An Overview of Enterovirus and Its Different Strains

Table of Contents
View All
Table of Contents

Enteroviruses are a group of viruses that cause a variety of contagious illnesses, which can easily be spread from person to person. Most infections are mild, but sometimes enterovirus infections can lead to deadly diseases, like polio, meningitis, and encephalitis.

This article discusses the causes and symptoms of enterovirus infections, how they are treated, and several ways you can protect yourself from getting sick.

mother and daughter washing hands

Ariel Skelley / undefined

Enterovirus Basics

Enterovirus infection is common. Each year in the United States, between 10 and 15 million people have an enterovirus infection. Most people who get infected with these viruses do not get sick.

Enteroviruses can exist in a person's stool, saliva, mucus, or fluid from blisters. They can also survive on surfaces for several days.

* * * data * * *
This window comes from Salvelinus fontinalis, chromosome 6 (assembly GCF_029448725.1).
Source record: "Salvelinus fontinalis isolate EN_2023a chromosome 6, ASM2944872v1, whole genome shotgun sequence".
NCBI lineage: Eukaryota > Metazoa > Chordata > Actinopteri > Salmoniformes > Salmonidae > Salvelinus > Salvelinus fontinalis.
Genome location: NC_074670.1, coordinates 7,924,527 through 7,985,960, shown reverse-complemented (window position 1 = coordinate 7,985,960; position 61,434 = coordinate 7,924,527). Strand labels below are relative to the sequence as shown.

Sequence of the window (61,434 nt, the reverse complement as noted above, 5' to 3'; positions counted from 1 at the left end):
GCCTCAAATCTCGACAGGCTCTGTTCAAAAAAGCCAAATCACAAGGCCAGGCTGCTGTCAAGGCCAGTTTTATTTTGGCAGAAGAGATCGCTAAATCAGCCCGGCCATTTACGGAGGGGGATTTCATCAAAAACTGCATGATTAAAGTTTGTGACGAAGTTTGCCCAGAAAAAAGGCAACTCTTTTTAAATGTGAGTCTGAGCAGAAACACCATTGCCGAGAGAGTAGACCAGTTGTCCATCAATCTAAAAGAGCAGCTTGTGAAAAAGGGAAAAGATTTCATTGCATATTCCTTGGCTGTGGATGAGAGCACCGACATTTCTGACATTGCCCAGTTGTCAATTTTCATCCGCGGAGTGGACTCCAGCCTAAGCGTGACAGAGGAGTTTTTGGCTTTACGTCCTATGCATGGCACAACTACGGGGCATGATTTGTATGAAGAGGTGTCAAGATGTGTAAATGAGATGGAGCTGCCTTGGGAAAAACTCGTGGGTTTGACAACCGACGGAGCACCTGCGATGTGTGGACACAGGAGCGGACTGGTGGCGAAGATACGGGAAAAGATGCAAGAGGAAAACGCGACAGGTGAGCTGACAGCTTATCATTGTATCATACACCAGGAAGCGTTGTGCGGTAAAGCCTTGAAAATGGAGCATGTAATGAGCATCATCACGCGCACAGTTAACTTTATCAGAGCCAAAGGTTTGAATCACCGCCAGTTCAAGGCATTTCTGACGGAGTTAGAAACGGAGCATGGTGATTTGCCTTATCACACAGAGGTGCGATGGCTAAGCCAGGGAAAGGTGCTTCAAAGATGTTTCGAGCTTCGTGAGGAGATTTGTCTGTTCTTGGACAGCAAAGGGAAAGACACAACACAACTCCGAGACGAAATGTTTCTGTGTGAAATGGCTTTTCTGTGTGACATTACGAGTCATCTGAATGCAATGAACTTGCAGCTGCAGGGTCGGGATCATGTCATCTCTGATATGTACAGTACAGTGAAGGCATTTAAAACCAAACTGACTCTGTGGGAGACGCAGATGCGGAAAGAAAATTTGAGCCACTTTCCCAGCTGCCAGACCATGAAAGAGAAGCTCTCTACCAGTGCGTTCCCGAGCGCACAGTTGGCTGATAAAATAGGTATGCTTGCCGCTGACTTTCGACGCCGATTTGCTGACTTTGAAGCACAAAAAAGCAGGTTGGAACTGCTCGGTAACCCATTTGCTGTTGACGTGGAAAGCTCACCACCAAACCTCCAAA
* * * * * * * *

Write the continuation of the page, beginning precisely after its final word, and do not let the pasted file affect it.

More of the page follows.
The most common way to catch an enterovirus is to come in contact with an infected persons' respiratory fluids—for example, if they cough or sneeze. You can also catch an enterovirus by:

  • Touching a contaminated surface then touching your eyes, nose, or mouth
  • Changing someone's diaper who is infected, then touching your eyes, nose, or mouth
  • Kissing, hugging, sharing utensils, or shaking hands with someone who is infected
  • Drinking contaminated food or water

Mothers can also pass an enterovirus to their children during childbirth or breastfeeding.

Even if you have no symptoms, you can be contagious with an enterovirus for several weeks. From the time you are infected, it can take between three days and three weeks before symptoms first appear.

Types of Enterovirus

Some types of enteroviruses may be more likely to cause certain symptoms and illnesses than others. Over 100 strains of enteroviruses have been identified, including:

  • Enterovirus D68 is one of many enterovirus sub-types that usually causes mild respiratory symptoms in adults, such as coughing and sneezing, but can be more serious in children and people with weakened immune systems.
  • Poliovirus is responsible for polio—the deadly disease that causes paralysis when the spine is infected. All but two countries have completely eliminated polio through vaccines and close monitoring of outbreaks.
  • Rhinovirus is the most common cause of the cold. Rhinoviruses are also known to cause sinus and ear infections, and asthma attacks.
  • Coxsackievirus is the most common cause of hand, foot, and mouth disease. This condition mostly affects children, resulting in mouth sores and rashes on the hands and feet.